Researchers are developing genetic resistance to negative moisture stress that could help production in drier areas
August of 2018 was dry in Weyburn, Sask.
Data from Environment Canada shows that Weyburn recorded 1.9 millimetres of rainfall for the entire month.
That sort of dry spell is extreme, but weeks without rain is a common occurrence in Saskatchewan and in most parts of the Prairies during the summer months.
Such periods in July and August the last couple of years is one reason why Saskatchewan farmers abandoned soybeans in 2019.
“I had 8,000 acres of beans two years ago. Now I have 160 acres of soybeans,” said Howie Mercer, FarmLink marketing adviser in southeastern Saskatchewan, referring to the acreage of his farmer clients.
“We can’t get the yield out of them. Eight to 20 bushels an acre…. We seed them too early and the ground is too cold. And we don’t get the rains when we need them. Other crops have more forgiveness (than) soybeans.”
In June, Agriculture Canada pegged Saskatchewan soybean acres at 160,000, down from 400,000 in 2018 and 850,000 in 2017.
In previous years, like 2016, soybeans performed well in Saskatchewan, with growers posting yields of 35 to 40 bu. per acre.
Soybean yields will likely be decent in Saskatchewan this year because of ample rainfall in June and July.
But, as Mercer said, other crops seem to have more forgiveness for dry conditions, which is why many growers are pessimistic about soybeans right now.
Agriculture Canada research may help change that perception as plant breeders and other scientists in Ottawa try to develop soybeans more tolerant of drought stress.
Malcolm Morrison, one of the Ag Canada scientists leading the effort, said “drought stress” isn’t the correct term.
“Moisture-stress tolerance” is more accurate.
“Maybe two in 10 years, in the Prairies, you might have real drought. But I guarantee you every year in the Prairies, you’re going to have moisture stress … two to three weeks without enough moisture for plant growth,” he said from his office at the Ottawa research station.
“That’s what we’re really aiming at. Getting the plant through that period, with the least detrimental effect.”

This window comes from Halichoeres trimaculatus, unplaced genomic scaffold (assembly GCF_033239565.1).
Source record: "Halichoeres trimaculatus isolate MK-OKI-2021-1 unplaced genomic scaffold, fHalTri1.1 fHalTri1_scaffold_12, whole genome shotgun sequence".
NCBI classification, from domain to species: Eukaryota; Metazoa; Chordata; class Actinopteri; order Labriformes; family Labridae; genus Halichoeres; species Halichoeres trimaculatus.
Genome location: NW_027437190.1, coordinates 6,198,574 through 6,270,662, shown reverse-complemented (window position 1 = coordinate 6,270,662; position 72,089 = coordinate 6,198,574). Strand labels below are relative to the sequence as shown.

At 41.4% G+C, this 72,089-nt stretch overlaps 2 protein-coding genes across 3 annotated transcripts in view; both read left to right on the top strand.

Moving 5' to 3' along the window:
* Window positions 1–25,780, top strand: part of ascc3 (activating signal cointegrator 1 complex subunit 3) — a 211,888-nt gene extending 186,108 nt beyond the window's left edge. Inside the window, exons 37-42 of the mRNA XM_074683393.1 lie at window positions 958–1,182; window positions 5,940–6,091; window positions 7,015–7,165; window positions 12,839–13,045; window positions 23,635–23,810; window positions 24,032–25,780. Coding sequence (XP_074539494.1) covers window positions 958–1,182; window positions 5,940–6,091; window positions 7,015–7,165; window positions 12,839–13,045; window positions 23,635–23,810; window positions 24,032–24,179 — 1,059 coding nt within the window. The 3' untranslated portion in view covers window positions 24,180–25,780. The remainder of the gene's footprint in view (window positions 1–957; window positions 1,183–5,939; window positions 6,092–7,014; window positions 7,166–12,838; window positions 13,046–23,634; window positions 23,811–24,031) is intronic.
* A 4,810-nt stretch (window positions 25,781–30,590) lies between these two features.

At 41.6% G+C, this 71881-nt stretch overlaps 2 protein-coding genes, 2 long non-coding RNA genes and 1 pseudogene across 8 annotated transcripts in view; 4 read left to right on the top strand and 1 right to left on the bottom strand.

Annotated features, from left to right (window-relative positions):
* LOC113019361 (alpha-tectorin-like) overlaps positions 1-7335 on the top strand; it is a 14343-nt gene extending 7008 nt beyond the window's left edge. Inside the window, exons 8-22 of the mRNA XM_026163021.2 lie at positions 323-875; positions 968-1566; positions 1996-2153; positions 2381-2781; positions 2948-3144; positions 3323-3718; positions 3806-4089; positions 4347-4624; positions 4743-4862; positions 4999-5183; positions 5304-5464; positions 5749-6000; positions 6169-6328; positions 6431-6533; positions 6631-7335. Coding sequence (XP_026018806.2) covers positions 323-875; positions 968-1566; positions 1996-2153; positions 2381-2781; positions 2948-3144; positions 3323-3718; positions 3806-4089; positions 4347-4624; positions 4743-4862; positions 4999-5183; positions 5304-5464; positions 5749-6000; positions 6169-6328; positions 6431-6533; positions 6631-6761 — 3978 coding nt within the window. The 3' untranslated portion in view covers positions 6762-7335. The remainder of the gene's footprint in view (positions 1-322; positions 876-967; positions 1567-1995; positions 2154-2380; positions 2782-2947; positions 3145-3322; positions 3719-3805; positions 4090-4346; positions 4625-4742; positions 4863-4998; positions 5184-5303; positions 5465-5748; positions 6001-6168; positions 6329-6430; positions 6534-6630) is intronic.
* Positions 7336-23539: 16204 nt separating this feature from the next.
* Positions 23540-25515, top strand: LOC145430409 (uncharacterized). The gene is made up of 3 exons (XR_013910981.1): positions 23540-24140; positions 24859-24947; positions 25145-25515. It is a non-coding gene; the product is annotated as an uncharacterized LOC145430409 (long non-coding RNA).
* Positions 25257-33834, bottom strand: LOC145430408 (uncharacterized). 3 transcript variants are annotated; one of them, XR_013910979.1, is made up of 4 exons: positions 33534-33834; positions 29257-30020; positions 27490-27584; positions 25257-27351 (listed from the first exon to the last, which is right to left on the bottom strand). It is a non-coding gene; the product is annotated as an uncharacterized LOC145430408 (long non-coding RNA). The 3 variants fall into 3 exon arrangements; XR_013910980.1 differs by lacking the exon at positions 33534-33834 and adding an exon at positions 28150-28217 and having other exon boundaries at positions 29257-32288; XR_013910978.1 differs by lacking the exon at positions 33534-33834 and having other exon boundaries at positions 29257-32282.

The most critical period for soybeans is the time after flowering. If it doesn’t rain in late July and early August, soybean pods don’t fill and yield drops dramatically.
“Ten days … to 24 days after the beginning of flowering,” Morrison said. “That’s a real sensitive period.”
Morrison and his Agriculture Canada colleagues, including soybean breeder Elroy Cober, are building upon research in the United States on moisture stress in soybeans.
Tom Sinclair, a plant scientist at North Carolina State, found that one trait is critical when it comes to soybean tolerance of dry conditions.
“The trait that showed the most consistent and greatest yield advantage for soybean was enhanced drought tolerance of nitrogen fixation. This trait resulted in the greatest yield increases with virtually no risk of yield loss in wetter seasons,” Sinclair wrote in a 2010 research paper.
U.S. researchers have determined that certain breeding lines of soybeans are able to fix nitrogen for the plant, even when soil conditions are dry. That’s crucial because, for most soybeans, nitrogen fixation slows or shuts down in dry soils.
“If it doesn’t have nitrogen it doesn’t have building blocks, (like) amino acids, to develop new seeds or put protein into development of stems,” Morrison said.
“(The plant) doesn’t have the nitrogen to produce a new leaf or seed.”
Ag Canada plant breeders are using the U.S. soybean lines, which can fix nitrogen in dry soils, and crossing them with varieties used in Canada’s shorter growing season.
However, scientists don’t know which gene or genes are responsible for nitrogen fixation under moisture stress. So, they’re relying on traditional plant breeding.
While that work continues, Morrison is studying another way to improve moisture stress in soybeans.
Using an approach developed by Pioneer, for corn, Morrison is growing plots of soybeans in dryland and irrigated conditions. The objective is to identify soybean lines with excellent yield under irrigation and very good yield in dryland conditions.
A line with the smallest yield difference, between irrigated and not, likely has more tolerance for moisture stress.
“It could be better root structure, increased water movement within the cells … it doesn’t really matter. The bottom line is yield,” Morrison said.
“We are doing this with soybean here (in Ottawa). And we have shown there are lines that have superior yield under normal conditions, as well as under moisture stress conditions.”
It will take time to get moisture-stress tolerant soybeans onto the market. But that trait, alone, won’t cause a soybean boom in Saskatchewan, Morrison said.
There are other pieces to the puzzle.
“Soybean is a tropical to temperate crop. And we’re growing them in conditions that are, in Saskatchewan … very cold soils that take a long time to warm up,” he said. “The current plant we have requires warmer temperatures to establish a root system…. It’s moisture stress susceptible because it might not have an extensive root system because (of cool soils).”
There are challenges to overcome before millions of acres of soybeans are grown in Saskatchewan, but Morrison believes the problems are solvable.
Breeders and plant scientists have developed soybeans suitable for Manitoba and they can do the same for Saskatchewan.
“Ag Canada has a long history of changing (plant) adaptation to suit different (geographic) areas,” he said.
“The future is bright for soybean. It’s a great crop.”